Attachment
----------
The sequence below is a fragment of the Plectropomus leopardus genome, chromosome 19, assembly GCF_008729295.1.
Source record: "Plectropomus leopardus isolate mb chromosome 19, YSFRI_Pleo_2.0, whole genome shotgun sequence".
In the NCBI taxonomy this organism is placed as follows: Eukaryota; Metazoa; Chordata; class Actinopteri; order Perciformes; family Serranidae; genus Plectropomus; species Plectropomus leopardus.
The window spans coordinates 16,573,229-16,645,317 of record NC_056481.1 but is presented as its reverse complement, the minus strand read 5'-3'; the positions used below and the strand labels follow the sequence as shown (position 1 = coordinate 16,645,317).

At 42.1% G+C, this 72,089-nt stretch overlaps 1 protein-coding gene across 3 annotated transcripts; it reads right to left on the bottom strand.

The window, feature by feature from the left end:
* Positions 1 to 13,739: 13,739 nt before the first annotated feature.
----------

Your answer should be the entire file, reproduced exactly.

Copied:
The sequence below is a fragment of the Plectropomus leopardus genome, chromosome 19, assembly GCF_008729295.1.
Source record: "Plectropomus leopardus isolate mb chromosome 19, YSFRI_Pleo_2.0, whole genome shotgun sequence".
In the NCBI taxonomy this organism is placed as follows: Eukaryota; Metazoa; Chordata; class Actinopteri; order Perciformes; family Serranidae; genus Plectropomus; species Plectropomus leopardus.
The window spans coordinates 16,573,229-16,645,317 of record NC_056481.1 but is presented as its reverse complement, the minus strand read 5'-3'; the positions used below and the strand labels follow the sequence as shown (position 1 = coordinate 16,645,317).

At 42.1% G+C, this 72,089-nt stretch overlaps 1 protein-coding gene across 3 annotated transcripts; it reads right to left on the bottom strand.

The window, feature by feature from the left end:
* Positions 1 to 13,739: 13,739 nt before the first annotated feature.